Why I’m a liberal, and Giles Fraser isn’t

This post is stimulated by a piece Giles Fraser wrote a few weeks ago about why he wasn’t a liberal. It got me thinking as to why I am a liberal and clarified some things about the Church of England and socialists. This is a small revelation because I’ve never paid much attention to political theory – I’m more instinctive than that. I use the term “socialist” because alongside “communitarian” this is how Fraser describes himself.


I should point out that Giles Fraser’s post arose because of attacks on him, which he perceived to come from liberals, following his defence of circumcision in response to a legal decision in Germany outlawing the practice on children for religious reasons. Personally I think he was mistaken in this: he was being attacked by vociferous atheists who I would argue are a distinct group from liberals.


His argument is that the state or the Church of England, who represent the community, must step in and give individuals moral direction – that community interests trump those of the individual; liberalism, he argues, leaves us with a moral “anything goes” attitude that puts individual desires first. It strikes me that this thinking is at the heart of problems the Church has over equal rights for women and gay people. The church believes that it is the interests of the community that woman and practising homosexuals do not become bishops, and that gay people cannot marry each other. The liberal, individual-focused view is: why shouldn’t they?


Extending this beyond the immediate case: my view of democracy is that it is to enable all individuals to make their views know, and powerful in government. The communitarian view appears to be that it is an all or nothing bid to be *the* representative of the community. So if you look around the union movement you will see them seeking to be *the* representative of their group, similarly the Labour party appears to have little interest in anything but one party rule by itself. Similarly the Church of England clearly feels itself to be *the* moral conscience for the nation.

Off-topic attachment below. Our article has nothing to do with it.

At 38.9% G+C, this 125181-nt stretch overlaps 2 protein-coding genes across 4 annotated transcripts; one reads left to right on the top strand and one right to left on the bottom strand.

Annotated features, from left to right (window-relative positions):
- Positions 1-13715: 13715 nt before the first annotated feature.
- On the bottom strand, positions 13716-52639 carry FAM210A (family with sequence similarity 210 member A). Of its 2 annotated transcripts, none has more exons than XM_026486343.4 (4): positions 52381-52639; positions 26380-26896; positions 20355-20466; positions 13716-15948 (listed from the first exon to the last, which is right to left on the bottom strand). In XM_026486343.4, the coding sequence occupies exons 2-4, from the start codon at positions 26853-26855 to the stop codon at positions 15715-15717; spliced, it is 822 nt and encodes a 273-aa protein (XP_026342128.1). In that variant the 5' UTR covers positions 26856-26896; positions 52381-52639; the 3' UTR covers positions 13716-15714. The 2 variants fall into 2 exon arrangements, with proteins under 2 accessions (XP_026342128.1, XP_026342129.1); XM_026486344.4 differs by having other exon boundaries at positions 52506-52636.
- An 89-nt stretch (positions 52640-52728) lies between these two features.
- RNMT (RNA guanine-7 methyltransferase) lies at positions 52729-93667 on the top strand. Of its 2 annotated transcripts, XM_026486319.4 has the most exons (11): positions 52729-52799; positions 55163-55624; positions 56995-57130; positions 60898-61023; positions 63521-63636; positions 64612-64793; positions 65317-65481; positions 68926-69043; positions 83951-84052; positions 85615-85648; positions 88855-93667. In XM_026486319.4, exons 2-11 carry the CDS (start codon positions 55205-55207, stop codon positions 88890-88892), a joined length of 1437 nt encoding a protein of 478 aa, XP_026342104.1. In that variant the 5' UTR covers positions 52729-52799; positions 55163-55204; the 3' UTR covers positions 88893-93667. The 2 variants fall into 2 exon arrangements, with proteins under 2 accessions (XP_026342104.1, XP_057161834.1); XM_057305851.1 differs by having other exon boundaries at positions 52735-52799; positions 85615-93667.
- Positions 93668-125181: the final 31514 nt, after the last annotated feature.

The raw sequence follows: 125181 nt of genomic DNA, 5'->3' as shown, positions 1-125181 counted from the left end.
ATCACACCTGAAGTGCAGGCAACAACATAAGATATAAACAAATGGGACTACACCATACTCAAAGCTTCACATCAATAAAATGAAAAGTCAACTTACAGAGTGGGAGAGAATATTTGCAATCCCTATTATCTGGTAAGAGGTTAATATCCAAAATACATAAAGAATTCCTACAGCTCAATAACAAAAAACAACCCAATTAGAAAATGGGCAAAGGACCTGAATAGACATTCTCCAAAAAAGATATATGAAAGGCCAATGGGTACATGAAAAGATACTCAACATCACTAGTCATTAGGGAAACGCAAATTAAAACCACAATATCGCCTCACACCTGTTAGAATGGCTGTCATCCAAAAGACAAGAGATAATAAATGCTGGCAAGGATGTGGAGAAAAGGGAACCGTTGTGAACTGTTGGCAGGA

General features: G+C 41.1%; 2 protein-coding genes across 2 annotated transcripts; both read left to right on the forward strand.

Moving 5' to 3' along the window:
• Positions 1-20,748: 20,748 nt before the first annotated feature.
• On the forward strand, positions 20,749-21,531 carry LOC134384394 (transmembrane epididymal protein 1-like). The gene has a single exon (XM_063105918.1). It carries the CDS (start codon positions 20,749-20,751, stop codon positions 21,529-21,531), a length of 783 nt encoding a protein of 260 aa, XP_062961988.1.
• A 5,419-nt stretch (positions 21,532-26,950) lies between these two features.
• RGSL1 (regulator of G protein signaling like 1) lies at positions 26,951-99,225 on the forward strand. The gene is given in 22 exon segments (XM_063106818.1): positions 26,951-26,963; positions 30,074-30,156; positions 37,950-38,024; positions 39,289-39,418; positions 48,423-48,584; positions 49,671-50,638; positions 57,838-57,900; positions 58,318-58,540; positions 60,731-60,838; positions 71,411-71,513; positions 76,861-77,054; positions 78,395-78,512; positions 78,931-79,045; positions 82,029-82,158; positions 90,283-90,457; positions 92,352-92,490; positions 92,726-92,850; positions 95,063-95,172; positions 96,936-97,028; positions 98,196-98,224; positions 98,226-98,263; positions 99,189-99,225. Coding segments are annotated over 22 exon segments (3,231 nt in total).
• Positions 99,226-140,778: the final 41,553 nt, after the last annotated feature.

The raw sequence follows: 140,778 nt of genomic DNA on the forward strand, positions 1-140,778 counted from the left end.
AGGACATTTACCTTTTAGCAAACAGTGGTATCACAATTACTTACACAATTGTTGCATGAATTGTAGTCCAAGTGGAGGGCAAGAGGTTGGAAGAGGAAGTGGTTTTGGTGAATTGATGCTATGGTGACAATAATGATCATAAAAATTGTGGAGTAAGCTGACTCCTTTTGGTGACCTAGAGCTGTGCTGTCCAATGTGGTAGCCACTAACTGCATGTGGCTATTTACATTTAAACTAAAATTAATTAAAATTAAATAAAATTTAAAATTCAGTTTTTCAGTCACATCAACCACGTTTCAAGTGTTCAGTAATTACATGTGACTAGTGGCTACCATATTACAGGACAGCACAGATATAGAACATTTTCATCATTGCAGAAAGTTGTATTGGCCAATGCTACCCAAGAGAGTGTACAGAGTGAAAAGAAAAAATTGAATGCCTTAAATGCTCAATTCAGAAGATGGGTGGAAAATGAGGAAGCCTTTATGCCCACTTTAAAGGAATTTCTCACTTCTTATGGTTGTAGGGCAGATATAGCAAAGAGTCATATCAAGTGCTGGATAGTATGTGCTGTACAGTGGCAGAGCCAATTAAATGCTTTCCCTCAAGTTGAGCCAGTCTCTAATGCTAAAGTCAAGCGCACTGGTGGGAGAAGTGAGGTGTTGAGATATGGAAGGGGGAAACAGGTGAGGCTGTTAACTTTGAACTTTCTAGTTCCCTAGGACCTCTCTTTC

Perhaps the problem for me with communitarianism is the size of the unit on which it is now enacted: in Britain a group of approximately 60 million people, this is meaningless to a human. Our real communities are usually at the level of neighbourhoods, parishes or boroughs – although I would argue these days that we can form communities ignorant of geographical location – but surely no one can believe in a community of 60 million people? It’s true we have a form of local democracy but this is relatively weak compared to the centre and is subject to one-party states in many parts of the country based on the first-past-the-post electoral system rather than any truly democratic mandate.


Liberalism does not deny the existence of community, in fact takes an active part in it both on the really local scale and nationally: the state pension in the UK was introduced by Lloyd George and the remainder of the welfare state followed from a report written by another liberal, William Beveridge. From a liberal point of view the welfare state is a mechanism to enable individuals to maximise their potential. Whilst atheist myself, I don’t see the liberal position as being intrinsically atheist, as Fraser suggests, liberalism says that individuals should be free to follow their own religious beliefs, only limited when they impinge on others.


Returning to the events that launched Fraser’s post: can you imagine the uproar if the local chapter of the Hell’s Angels announced that from today they were going to circumcise each of their male children shortly after birth?


My liberal view is that men should be free to decide for themselves if they wish to have their foreskin removed but not impose that view on their children. If opposition to this is a touchstone of communitarianism, then I’m proud to be a liberal!